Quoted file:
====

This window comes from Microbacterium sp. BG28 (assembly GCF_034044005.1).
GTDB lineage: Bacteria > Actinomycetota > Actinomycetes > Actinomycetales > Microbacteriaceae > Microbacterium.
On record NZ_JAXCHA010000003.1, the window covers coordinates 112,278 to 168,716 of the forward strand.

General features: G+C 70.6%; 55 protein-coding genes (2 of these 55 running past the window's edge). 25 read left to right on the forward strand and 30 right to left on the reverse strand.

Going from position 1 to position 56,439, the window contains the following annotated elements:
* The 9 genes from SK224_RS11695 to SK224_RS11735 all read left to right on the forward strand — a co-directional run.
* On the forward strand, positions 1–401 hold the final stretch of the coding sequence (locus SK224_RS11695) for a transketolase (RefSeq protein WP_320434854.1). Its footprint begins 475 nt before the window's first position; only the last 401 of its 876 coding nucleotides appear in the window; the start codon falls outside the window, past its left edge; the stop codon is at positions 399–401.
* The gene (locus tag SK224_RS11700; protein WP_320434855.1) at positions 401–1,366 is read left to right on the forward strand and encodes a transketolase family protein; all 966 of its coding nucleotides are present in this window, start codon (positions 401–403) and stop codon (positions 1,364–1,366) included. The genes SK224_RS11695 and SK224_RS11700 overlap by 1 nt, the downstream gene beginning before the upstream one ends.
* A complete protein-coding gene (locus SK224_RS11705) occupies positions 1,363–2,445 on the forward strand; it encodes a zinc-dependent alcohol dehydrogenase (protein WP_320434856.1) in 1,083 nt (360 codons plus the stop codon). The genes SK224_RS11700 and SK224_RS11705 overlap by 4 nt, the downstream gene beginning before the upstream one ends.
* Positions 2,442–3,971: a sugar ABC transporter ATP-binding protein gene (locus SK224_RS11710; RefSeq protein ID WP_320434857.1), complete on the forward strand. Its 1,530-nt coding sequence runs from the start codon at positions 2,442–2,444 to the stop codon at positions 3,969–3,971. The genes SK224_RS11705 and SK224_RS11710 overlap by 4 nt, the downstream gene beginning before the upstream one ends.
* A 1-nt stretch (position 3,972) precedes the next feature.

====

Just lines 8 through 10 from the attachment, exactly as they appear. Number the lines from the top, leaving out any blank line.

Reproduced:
* The gene (locus tag SK224_RS11700; protein WP_320434855.1) at positions 401–1,366 is read left to right on the forward strand and encodes a transketolase family protein; all 966 of its coding nucleotides are present in this window, start codon (positions 401–403) and stop codon (positions 1,364–1,366) included. The genes SK224_RS11695 and SK224_RS11700 overlap by 1 nt, the downstream gene beginning before the upstream one ends.
* A complete protein-coding gene (locus SK224_RS11705) occupies positions 1,363–2,445 on the forward strand; it encodes a zinc-dependent alcohol dehydrogenase (protein WP_320434856.1) in 1,083 nt (360 codons plus the stop codon). The genes SK224_RS11700 and SK224_RS11705 overlap by 4 nt, the downstream gene beginning before the upstream one ends.
* Positions 2,442–3,971: a sugar ABC transporter ATP-binding protein gene (locus SK224_RS11710; RefSeq protein ID WP_320434857.1), complete on the forward strand. Its 1,530-nt coding sequence runs from the start codon at positions 2,442–2,444 to the stop codon at positions 3,969–3,971. The genes SK224_RS11705 and SK224_RS11710 overlap by 4 nt, the downstream gene beginning before the upstream one ends.